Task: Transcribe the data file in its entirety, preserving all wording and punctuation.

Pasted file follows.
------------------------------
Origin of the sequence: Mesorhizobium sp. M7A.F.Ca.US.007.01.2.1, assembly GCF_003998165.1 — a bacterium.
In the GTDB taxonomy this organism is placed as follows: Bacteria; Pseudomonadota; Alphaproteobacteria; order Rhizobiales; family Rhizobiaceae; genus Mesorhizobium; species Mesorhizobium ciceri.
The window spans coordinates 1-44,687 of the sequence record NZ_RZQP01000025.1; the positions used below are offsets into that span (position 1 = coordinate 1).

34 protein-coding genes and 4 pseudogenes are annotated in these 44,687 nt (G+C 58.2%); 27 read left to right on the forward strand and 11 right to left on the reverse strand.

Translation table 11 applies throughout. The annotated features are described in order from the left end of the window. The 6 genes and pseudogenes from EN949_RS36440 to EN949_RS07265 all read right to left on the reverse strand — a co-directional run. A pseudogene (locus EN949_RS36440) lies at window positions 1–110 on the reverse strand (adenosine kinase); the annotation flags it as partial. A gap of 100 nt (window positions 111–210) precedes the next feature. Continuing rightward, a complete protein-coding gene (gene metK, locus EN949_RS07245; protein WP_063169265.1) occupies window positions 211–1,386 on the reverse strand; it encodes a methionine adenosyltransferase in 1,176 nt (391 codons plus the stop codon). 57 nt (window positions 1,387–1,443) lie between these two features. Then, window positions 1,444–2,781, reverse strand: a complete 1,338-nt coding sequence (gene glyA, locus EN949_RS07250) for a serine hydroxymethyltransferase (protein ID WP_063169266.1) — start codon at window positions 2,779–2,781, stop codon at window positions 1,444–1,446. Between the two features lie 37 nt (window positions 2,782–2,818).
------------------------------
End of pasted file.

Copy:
Origin of the sequence: Mesorhizobium sp. M7A.F.Ca.US.007.01.2.1, assembly GCF_003998165.1 — a bacterium.
In the GTDB taxonomy this organism is placed as follows: Bacteria; Pseudomonadota; Alphaproteobacteria; order Rhizobiales; family Rhizobiaceae; genus Mesorhizobium; species Mesorhizobium ciceri.
The window spans coordinates 1-44,687 of the sequence record NZ_RZQP01000025.1; the positions used below are offsets into that span (position 1 = coordinate 1).

34 protein-coding genes and 4 pseudogenes are annotated in these 44,687 nt (G+C 58.2%); 27 read left to right on the forward strand and 11 right to left on the reverse strand.

Translation table 11 applies throughout. The annotated features are described in order from the left end of the window. The 6 genes and pseudogenes from EN949_RS36440 to EN949_RS07265 all read right to left on the reverse strand — a co-directional run. A pseudogene (locus EN949_RS36440) lies at window positions 1–110 on the reverse strand (adenosine kinase); the annotation flags it as partial. A gap of 100 nt (window positions 111–210) precedes the next feature. Continuing rightward, a complete protein-coding gene (gene metK, locus EN949_RS07245; protein WP_063169265.1) occupies window positions 211–1,386 on the reverse strand; it encodes a methionine adenosyltransferase in 1,176 nt (391 codons plus the stop codon). 57 nt (window positions 1,387–1,443) lie between these two features. Then, window positions 1,444–2,781, reverse strand: a complete 1,338-nt coding sequence (gene glyA, locus EN949_RS07250) for a serine hydroxymethyltransferase (protein ID WP_063169266.1) — start codon at window positions 2,779–2,781, stop codon at window positions 1,444–1,446. Between the two features lie 37 nt (window positions 2,782–2,818).